What is the difference between therapy and coaching, and which is better for me?
Therapy: the guided process by a mental health professional to thoroughly explore thoughts, emotions, behaviors, and history for any number of benefits, including but not limited to improved mental health, increased understanding, acceptance, and compassion for yourself and others, increased connection with others, and accomplishment of life goals.
Coaching: (life, career, or health) assistance in moving forward and setting personal and professional goals that will give you the life you really want.
Based on these standard explanations, it's easy to see why there might be confusion as to whether a therapist or a coach would be the better choice for your particular concerns. Overall, therapists work with many of the same concerns life coaches work with. This may include improvement of satisfaction related to career, relationships, and life overall, developing skills, recognizing and achieving dreams/goals and addressing challenges along the way. However, coaches are not legally able to assess, diagnose, or treat individuals who have diagnosable mental health issues (clinical mood disorders, psychosis, PTSD, addiction, etc.). Therapists have significant education, training, and licensure in their field and are qualified to deal with such issues. Many therapists use coaching techniques as a part of their therapy practice as many clients' goals include forward progress in their life. While some coaches also have licenses to practice therapy (such as myself), many do not and while there are certification programs, there is no standardization in the field and none come close to the amount and quality of training that therapists have. However, a specialized coach may be a better option if you would like to address very specific professional, educational, or health goals in which a coach who is also an expert in that field would be more helpful. Generally if you have serious mental health concerns therapy is the better option, whereas if you're generally mentally healthy you may benefit from therapy, coaching, or some combination.
How do I make an initial appointment?
Schedule a free phone consultation here.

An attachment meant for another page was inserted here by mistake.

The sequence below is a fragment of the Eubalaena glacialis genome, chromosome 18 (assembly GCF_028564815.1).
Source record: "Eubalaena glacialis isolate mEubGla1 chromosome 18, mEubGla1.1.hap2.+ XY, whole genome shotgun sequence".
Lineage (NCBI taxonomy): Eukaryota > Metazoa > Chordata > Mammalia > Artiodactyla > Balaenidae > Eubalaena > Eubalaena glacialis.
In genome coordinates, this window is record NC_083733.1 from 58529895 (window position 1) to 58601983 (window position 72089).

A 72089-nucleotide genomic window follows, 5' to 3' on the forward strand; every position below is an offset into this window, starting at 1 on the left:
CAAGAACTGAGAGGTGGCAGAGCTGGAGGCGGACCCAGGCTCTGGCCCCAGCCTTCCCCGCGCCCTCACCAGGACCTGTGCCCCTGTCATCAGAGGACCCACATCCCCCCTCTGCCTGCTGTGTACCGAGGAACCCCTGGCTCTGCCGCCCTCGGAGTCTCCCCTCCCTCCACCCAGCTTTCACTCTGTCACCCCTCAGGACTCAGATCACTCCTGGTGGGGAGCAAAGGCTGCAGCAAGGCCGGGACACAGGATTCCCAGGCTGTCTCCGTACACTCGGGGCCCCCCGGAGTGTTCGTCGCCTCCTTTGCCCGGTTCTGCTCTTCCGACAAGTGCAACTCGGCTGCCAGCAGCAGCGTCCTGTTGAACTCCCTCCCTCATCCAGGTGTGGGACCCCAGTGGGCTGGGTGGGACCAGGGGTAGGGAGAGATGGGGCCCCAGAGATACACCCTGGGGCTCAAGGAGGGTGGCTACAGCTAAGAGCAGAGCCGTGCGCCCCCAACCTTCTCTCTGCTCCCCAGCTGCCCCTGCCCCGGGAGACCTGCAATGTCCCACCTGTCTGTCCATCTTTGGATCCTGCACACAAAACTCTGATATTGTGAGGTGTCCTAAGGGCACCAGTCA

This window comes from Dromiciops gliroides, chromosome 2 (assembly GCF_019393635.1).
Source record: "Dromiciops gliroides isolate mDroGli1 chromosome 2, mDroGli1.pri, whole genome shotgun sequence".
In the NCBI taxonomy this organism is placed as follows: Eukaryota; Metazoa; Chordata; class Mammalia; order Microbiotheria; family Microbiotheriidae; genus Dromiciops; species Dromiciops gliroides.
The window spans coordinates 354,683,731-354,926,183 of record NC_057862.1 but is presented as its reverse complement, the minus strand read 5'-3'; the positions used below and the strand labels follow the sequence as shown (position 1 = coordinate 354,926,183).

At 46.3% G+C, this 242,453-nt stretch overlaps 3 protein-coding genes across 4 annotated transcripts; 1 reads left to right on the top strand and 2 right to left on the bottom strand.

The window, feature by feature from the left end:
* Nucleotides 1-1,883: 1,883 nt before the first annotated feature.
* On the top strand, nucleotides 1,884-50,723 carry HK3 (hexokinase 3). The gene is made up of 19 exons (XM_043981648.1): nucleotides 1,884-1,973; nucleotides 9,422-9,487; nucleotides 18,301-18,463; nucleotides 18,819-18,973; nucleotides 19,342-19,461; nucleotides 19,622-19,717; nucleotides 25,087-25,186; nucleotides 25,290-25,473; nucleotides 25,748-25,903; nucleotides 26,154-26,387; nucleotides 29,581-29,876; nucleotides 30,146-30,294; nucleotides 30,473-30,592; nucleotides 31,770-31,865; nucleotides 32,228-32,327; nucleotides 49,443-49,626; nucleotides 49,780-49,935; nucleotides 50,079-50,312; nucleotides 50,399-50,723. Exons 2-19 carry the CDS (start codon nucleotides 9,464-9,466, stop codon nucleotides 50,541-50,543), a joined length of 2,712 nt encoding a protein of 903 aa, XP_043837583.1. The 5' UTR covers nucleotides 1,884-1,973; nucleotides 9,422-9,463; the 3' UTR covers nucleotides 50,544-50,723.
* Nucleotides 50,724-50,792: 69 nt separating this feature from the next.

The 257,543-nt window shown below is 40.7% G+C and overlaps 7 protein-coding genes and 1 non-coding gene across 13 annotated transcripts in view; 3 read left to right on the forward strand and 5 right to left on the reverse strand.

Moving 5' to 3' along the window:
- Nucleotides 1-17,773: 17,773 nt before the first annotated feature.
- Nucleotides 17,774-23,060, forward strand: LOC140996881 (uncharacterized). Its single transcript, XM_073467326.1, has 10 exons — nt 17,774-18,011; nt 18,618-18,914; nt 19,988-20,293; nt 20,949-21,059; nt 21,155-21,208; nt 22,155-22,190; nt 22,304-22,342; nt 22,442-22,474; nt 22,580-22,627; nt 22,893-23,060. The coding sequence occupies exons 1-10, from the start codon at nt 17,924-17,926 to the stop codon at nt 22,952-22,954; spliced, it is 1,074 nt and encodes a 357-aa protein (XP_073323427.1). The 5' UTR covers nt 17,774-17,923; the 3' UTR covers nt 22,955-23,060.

How do I schedule or reschedule my appointment?
Contact FUNdaMENTALs by any method listed here. You will receive an automatic email reminder 24 hours prior to your appointment to reduce the risk of missing your appointment. It's still your responsibility to remember your appointment time even without the email reminder.
What if I have to cancel my appointment?
It's understandable that unplanned issues can come up and you may need to cancel an appointment. If that happens, I respectfully ask for scheduled appointments to be cancelled at least 24 hours in advance. Since sessions are by appointment only when you don’t show up for a scheduled appointment, another client loses an opportunity to be seen. Missed appointments and cancellations (or rescheduling) occurring less than 24 hours prior to your scheduled appointment will be charged the full session rate and may not be billed to the insurance company.
What is your availability?
Currently availability is limited to week days and by appointment only.
How long do sessions last?
Individual sessions typically last 50 minutes and occur weekly; however, the specifics of this, as well as the duration of treatment can vary depending on your needs, goals, and level of engagement.
How do I pay and what do you charge?
Fees will be discussed during the initial phone consultation and vary according to service rendered and duration of service. Payments are to be made by the beginning of the session. You may pay for services with cash, credit card, PayPal, or Venmo. I'm not currently in-network with any insurance companies; however, can provide you with a super bill for out-of-network insurance reimbursement. Overall, if you plan on using your insurance be sure to check with your insurance provider to determine what your mental health benefits are.